Florida Museum of Natural History

University of Florida Herbarium (FLAS)

History of the University of Florida Herbarium
   by Kent D. Perkins

The Florida Agricultural Experiment Station was established in March 1888 as a division of the College of Agriculture at Lake City. Interestingly the well-known collector, A. H. Curtiss, was employed as botanist. Within six months of the establishment of the station political turmoil concerning the first director, J. Kost, M.D., resulted in his resignation along with all of his appointed staff. Although we have numerous A. H. Curtiss collections I can find no evidence to indicate that these were deposited during his tenure as a staff member.

The University of Florida Herbarium (FLAS) evidently began in 1891 as the Herbarium of the Florida Agricultural College in Lake City. Peter Henry Rolfs made voluminous contributions to the collection during the period 1891-1898 and he may be considered the founder. The original collections bear labels printed with "Herbarium of Florida Agricultural College," as their heading. Correspondence with Rolfs during this period indicates that the herbarium carried on an active exchange with several mid-western institutions. The 1898-99 catalogue of the College indicates that the herbarium consisted of 5000 sheets, comprising 1400 species, and 150 lichens (esp. those of W. W. Calkins).

Peter Henry Rolfs came to Lake City from Iowa in late (Nov.-Dec.) 1891 as horticulturist and biologist for the Florida Agricultural Experiment Station and professor of natural science, entomology, and botany for the Florida Agricultural College. His college title was changed to professor of biology and horticulture in 1894.

The herbarium was moved by covered wagon to Gainesville in 1906. In this year the Florida Agricultural College and the Agricultural Experiment Station were consolidated with the Kingsbury Academy of Ocala to form the University of Florida. H. W. Fawcett joined the staff in 1905 and developed a considerable cryptogamic collection. In 1907 the cryptogamic collection was greatly increased by the addition of 2500 specimens from the Fungi Columbiani set.

For many years the herbarium suffered the vicissitudes incident to a constantly changing personnel, lack of specific funds and competition with projected experiments. By 1925 the collection had crept to 6000 sheets of higher plants and 5000 packets of fungi.

With the addition of Erdman West to the staff in 1925 and Miss Lillian Arnold in the early 1930's the herbarium began renewed activity and expansion. It grew steadily throughout the 1930's, 40's and 50's under their guidance. They cooperated in countless research projects and offered plant identification as a service in the Florida Cooperative Extension Service. In 1935 the collection contained about 19,000 sheets of higher plants and 14,300 collections of fungi and by 1960 it had swollen to 138,880 specimens.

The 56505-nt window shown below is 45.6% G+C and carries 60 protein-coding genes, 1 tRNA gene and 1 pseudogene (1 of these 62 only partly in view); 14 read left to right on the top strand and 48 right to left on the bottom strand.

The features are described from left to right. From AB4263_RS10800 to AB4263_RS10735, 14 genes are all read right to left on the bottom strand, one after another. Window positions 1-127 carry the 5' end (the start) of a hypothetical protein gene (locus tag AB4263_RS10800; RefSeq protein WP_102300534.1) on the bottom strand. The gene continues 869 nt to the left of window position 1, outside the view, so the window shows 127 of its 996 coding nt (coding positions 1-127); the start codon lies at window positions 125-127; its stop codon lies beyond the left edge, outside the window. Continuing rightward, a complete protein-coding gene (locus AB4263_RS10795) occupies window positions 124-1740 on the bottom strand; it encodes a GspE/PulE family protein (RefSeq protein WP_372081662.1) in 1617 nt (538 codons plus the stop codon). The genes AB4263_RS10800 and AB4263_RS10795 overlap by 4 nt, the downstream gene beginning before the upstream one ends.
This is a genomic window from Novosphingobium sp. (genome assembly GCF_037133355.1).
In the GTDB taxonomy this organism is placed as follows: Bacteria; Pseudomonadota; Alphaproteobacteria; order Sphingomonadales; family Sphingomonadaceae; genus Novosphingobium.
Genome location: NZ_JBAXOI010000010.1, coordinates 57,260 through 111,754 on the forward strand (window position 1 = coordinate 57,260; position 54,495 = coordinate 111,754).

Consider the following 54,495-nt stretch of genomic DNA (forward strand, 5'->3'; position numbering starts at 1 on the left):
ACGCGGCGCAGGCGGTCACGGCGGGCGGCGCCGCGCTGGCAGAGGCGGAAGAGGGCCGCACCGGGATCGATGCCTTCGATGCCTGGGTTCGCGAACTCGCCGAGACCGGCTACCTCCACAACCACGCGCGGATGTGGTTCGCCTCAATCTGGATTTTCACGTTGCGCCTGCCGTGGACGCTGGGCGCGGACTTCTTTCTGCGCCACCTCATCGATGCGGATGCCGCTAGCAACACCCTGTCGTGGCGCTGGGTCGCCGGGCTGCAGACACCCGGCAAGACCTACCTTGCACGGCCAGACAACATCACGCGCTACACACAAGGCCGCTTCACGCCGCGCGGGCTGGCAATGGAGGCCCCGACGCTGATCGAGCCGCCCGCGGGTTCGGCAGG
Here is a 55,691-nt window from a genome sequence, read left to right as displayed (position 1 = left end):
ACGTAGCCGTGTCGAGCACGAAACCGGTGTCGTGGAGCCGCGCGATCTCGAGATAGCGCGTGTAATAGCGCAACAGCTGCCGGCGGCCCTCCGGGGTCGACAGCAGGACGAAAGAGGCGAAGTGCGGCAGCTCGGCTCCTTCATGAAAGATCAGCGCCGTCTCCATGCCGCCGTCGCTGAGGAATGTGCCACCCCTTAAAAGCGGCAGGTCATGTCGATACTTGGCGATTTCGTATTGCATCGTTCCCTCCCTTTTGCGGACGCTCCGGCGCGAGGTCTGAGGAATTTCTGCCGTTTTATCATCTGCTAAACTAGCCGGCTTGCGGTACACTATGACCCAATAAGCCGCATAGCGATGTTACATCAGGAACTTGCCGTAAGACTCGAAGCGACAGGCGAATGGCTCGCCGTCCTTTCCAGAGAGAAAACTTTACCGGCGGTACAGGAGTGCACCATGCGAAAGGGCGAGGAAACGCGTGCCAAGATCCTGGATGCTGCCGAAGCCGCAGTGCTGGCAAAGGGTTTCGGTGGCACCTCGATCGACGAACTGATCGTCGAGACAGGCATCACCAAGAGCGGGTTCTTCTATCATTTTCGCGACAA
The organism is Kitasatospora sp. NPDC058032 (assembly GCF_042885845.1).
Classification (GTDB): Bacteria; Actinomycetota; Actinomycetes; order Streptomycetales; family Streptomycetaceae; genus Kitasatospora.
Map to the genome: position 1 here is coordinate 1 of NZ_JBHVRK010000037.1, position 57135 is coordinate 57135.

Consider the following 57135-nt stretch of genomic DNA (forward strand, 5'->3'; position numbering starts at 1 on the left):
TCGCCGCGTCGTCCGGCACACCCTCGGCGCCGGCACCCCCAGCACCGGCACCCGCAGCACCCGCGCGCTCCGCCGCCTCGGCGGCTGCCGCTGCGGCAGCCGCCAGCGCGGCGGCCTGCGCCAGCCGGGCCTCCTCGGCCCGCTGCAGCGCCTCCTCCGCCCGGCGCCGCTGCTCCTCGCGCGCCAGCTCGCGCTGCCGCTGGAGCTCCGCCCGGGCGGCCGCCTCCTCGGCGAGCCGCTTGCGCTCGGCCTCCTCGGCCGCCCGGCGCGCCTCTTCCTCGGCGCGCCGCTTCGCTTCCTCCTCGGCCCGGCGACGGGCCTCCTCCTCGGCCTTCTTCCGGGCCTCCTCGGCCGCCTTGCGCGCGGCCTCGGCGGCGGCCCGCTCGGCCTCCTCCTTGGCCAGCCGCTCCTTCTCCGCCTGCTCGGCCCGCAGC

Noteworthy additions during this period include the A. A. Cuthbert Herbarium of approximately 5000 specimens, the plant holdings of the Florida State Museum (4711 specimens, including the Herbarium of S. C. Hood), several thousand more S. C. Hood collections, 15770 specimens of lichens, liverworts and mosses collected by Severin Rapp, wood blocks and vouchers of American wood and economic trees from the New York State School of Forestry, George E. Ritchey specimens from the U. S. Plant Introduction Garden, Edward and Robert P. St. John Florida ferns, innumerable West and Arnold collections and those received through inter-institutional exchange. The herbarium also benefited from the prominent studies of H. Harold Hume (Zephyranthes, Ilex, and Camellia) and William A. Murrill (Crataegus and fungi).

Daniel B. Ward continued the course of his predecessors as curator of vascular plants in the 1960's and 1970's. Dana Griffin, III and James W. Kimbrough also joined him as curators of the bryophytes and lichens, and fungi respectively. Through their efforts the collections was nearly doubled to almost 250,000 specimens by 1980.

FLAS was administratively incorporated into the Department of Natural Sciences of the Florida Museum of Natural History in 1981. Concurrent with this transfer, Dr. Norris H. Williams became Keeper of the Herbarium.

In 1989 Angus K. Gholson, Jr. donated his entire herbarium (15000 specimens), library and related equipment and supplies. This is an excellent collection especially rich in its representation of the flora of the Florida Panhandle. It is the most noteworthy single contribution made in our recent history.

The University of Florida Herbarium is a collection with an excellent representation of the vascular flora of Florida and the southeastern United States coastal plain, including abundant material from the 19th century. The bryophyte and lichen collections encompass Florida and tropical areas, especially Costa Rica, Venezuela and Brazil. The Fungal Herbarium is comprised of Florida fungi, especially agarics and polypores, and the wood collection is worldwide with a tropical emphasis. The recent addition of a preeminent paleobotany collection to the Florida Museum of Natural History brings the total museum botanical collection holdings to around one-half of a million specimens.

Last content revision: 25 Jan. 1995